In all of these instances, you can get a Sierra with rear-wheel drive or four-wheel drive. A six-speed automatic transmission (with a "cruise grade braking" feature to reduce brake wear) is standard with the V-6 and lower-line versions of the 5.3. An eight-speed automatic is standard with the 6.2 and with the 5.3 in SLT and Denali models.
Specialized models tend to maximize the Sierra's potential for various purposes. For instance, the Sierra Denali and new Denali Ultimate are the luxury trucks, while the Sierra All-Terrain gets the optional Z71 off-road suspension, monotube Rancho shocks, recovery hooks, a transfer-case shield, hill descent control, an auto-locking rear differential, and special wheels and tires. The Sierra Denali and Denali Ultimate add their own styling details and plush features like Bose audio and ventilated front seats, plus a standard V-8 engine and the excellent, road-rumble-quelling Magnetic Ride Control suspension.
Throughout the model line, the Sierra 1500 includes four-wheel disc brakes with Duralife brake rotors said to last longer, as well as electric power steering. In general, this is one of the most pleasant riding, easy-handling trucks in its class, and the additional underfloor noise insulation these trucks received with their last redesign greatly contribute to that impression.
Sierra Crew Cab models are offered with two different bed lengths—5’8” or 6’6”—while regular-cab models are offered in 6’6” or 8’ lengths and the Double Cab extended-cab versions all include the middle size. The Crew Cab models are considerably more passenger-friendly, as they get longer doors, with B-pillars moved forward, resulting in easier entry and exit. Extended-cab versions get front-hinged rear doors. We actually prefer the Sierra's cloth seats to the leather ventilated ones ones, though this may be a matter of taste. Also, different seating configurations are available.
Cargo-wise, GM really stepped up its act with this latest batch of trucks and became more detail-minded. The Sierra includes a soft (mechanically) damped tailgate, an integrated bumper step, and useful LED bed lighting, among other clever items.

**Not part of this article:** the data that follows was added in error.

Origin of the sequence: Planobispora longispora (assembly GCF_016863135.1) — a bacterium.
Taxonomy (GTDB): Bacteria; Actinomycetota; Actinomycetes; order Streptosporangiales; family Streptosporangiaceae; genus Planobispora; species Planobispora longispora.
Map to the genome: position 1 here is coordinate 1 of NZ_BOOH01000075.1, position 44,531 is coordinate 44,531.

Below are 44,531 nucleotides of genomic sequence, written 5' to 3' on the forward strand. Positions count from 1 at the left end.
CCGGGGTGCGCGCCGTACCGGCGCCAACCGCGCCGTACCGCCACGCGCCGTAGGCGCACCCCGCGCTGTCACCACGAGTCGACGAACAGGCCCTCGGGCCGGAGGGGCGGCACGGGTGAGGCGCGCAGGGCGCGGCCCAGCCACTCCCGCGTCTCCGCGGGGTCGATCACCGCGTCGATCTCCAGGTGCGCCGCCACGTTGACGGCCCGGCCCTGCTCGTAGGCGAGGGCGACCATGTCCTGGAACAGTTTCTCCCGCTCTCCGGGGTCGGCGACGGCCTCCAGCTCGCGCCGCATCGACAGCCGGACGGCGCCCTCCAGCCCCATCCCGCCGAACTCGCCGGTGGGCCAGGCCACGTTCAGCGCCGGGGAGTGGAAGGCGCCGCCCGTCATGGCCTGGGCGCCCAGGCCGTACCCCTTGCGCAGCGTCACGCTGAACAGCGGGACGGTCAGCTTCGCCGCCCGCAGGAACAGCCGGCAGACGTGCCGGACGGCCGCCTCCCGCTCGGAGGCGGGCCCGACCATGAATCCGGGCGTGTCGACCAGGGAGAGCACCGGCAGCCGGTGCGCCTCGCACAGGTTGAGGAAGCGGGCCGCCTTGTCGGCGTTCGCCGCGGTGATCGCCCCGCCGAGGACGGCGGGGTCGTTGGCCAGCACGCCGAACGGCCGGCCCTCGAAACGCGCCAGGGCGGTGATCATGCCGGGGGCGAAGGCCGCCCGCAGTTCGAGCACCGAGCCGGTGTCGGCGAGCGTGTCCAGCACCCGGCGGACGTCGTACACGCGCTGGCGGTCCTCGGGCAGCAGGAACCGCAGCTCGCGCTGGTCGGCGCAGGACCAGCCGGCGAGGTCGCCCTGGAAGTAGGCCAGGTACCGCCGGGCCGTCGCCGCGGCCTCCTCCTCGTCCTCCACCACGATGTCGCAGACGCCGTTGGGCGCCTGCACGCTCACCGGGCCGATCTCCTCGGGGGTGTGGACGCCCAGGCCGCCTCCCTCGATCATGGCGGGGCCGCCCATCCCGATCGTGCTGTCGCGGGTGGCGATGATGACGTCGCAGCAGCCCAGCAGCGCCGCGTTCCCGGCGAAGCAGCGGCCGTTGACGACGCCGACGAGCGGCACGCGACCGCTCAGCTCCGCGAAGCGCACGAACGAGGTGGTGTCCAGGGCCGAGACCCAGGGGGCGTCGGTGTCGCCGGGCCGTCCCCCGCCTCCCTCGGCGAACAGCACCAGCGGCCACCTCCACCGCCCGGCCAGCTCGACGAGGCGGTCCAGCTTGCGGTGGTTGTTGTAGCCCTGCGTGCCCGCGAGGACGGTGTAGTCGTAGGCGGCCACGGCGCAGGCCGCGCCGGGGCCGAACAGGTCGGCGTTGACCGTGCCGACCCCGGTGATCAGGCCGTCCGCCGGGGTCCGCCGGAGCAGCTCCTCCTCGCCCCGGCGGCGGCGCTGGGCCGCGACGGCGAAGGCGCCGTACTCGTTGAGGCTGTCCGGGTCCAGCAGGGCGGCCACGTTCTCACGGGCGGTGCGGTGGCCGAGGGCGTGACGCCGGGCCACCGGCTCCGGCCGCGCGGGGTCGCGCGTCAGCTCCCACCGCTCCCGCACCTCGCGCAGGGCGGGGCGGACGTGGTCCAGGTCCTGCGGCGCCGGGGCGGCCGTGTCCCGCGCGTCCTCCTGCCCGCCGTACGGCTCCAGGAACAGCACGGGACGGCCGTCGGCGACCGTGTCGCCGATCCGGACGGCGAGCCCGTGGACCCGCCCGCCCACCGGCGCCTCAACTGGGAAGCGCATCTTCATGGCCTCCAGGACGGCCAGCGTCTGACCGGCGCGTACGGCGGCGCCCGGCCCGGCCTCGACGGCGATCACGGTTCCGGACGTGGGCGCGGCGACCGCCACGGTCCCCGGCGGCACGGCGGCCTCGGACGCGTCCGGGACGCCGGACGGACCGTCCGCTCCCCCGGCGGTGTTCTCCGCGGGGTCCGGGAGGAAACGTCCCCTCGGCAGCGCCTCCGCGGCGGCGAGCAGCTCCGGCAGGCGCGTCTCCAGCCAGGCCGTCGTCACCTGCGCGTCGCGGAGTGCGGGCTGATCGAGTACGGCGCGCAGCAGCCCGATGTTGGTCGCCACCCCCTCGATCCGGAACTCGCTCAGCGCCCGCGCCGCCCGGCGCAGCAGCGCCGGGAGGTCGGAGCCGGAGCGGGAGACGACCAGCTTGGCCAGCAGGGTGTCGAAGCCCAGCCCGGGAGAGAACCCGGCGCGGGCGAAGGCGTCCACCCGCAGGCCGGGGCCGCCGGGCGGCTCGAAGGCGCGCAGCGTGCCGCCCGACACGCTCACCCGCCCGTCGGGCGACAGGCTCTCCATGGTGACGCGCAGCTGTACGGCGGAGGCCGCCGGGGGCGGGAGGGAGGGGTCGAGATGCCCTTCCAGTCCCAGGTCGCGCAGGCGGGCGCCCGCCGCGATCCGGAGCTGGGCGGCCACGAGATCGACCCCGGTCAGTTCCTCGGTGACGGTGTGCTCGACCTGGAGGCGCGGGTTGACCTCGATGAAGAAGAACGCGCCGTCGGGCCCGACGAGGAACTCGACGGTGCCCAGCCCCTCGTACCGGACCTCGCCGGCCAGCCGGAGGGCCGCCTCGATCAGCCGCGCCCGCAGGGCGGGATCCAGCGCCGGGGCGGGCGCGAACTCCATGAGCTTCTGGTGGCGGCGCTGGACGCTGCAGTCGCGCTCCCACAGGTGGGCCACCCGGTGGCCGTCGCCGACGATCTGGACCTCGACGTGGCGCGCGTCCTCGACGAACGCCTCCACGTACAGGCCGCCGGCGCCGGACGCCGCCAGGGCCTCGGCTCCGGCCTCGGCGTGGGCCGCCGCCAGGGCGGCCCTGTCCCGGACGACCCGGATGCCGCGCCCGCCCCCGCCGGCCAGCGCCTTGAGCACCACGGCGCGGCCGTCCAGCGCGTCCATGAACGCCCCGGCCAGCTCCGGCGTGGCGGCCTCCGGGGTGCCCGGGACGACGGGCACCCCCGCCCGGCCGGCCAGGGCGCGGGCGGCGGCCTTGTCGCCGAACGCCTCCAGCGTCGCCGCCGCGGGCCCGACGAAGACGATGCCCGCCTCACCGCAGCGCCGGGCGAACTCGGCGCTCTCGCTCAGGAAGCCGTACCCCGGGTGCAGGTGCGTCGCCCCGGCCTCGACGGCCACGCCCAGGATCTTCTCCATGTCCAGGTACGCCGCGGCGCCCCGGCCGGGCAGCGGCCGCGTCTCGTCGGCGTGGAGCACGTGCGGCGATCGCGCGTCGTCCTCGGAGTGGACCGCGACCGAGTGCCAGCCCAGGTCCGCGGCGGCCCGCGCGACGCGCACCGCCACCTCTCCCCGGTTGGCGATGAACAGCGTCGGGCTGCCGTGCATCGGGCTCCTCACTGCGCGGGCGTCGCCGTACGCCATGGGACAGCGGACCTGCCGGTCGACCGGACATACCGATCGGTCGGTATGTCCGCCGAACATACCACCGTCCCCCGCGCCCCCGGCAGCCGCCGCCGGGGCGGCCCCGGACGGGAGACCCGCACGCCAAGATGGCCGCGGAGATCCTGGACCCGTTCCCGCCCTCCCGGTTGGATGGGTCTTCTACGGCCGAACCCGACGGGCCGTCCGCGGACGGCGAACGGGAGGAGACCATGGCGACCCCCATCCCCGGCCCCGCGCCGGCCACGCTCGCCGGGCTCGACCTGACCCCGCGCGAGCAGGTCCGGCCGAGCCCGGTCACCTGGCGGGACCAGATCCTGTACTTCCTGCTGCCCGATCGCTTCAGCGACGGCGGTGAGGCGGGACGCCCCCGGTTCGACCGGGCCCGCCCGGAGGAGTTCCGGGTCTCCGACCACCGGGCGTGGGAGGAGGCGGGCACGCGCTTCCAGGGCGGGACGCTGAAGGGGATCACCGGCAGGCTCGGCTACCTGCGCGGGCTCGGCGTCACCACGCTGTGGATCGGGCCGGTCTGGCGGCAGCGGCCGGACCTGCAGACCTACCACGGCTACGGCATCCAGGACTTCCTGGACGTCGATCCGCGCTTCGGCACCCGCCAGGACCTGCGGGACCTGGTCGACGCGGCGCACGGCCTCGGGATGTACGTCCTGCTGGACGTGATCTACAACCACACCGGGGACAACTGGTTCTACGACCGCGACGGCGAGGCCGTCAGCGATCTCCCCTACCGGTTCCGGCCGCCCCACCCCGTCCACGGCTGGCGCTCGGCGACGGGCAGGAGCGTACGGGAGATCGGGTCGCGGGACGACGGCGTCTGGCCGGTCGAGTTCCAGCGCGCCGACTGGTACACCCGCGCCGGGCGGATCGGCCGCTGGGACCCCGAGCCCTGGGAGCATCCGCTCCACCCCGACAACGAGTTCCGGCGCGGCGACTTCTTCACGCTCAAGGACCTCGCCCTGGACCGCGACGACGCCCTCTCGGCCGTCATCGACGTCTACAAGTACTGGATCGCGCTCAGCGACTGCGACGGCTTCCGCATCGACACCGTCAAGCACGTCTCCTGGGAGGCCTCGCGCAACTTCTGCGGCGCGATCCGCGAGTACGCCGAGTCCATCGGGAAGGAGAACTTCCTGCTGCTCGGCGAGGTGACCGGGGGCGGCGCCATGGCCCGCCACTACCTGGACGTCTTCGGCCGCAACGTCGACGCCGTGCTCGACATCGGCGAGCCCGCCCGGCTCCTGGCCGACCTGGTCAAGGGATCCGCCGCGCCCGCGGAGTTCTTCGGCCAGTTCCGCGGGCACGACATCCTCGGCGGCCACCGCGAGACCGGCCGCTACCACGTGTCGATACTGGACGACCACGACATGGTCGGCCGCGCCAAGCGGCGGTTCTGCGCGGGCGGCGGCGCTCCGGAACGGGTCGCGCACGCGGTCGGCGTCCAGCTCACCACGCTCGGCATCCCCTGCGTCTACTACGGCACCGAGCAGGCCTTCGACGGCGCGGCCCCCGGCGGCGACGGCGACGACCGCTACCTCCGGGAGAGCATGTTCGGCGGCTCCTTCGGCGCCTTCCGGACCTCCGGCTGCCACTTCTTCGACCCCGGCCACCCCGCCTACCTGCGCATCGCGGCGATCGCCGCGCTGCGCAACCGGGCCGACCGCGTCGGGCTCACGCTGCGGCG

New Sierra Denali Ultimate models also get Tri-Mode Power Steps that can move rearward, chromed tow hooks, and a sunroof. This model also gets Lane Keep Assist and the Intellibeam automatic headlamp system.
The current generation of Sierra trucks no longer comes up short with regard to safety; so far its occupant-safety ratings have been excellent, and there's an extensive array of active-safety options. Trailer Sway Control and Hill Start Assist are included as part of the standard StabiliTrak stability control system. Forward Collision Alert and Lane Departure Warning—both camera-based—can help you stay aware of hazards, while an optional Driver Alert Seat can vibrate with pulses on either side to alert the driver quickly to issues detected by those systems. Newly available are IntelliBeam headlights and Lane Keep Assist.
The 2016 Sierra continues with the same basic feature set, but adds more functionality and equipment. Standard features include air conditioning, keyless entry, and an AM/FM radio with a 4.2-inch color display (the latter on all but the base regular cab). GMC’s IntelliLink connectivity system is optional on regular cabs and standard otherwise; it combines full voice-command Bluetooth connectivity with Bluetooth audio streaming, a Pandora app, and available navigation. It is offered with a new seven-inch touch screen for Elevation Edition and otherwise comes with an eight-inch reconfigurable touch screen. For 2016, the processor is upgraded, and adds Apple CarPlay and Android Auto capability to run a wide range of apps via the touch screen. Wireless cell phone charging is also new this year for models with the front bucket seats. A 110-volt AC outlet is also on offer, and some models include up to four 12-volt outlets and five USB ports, as well as an SD card slot.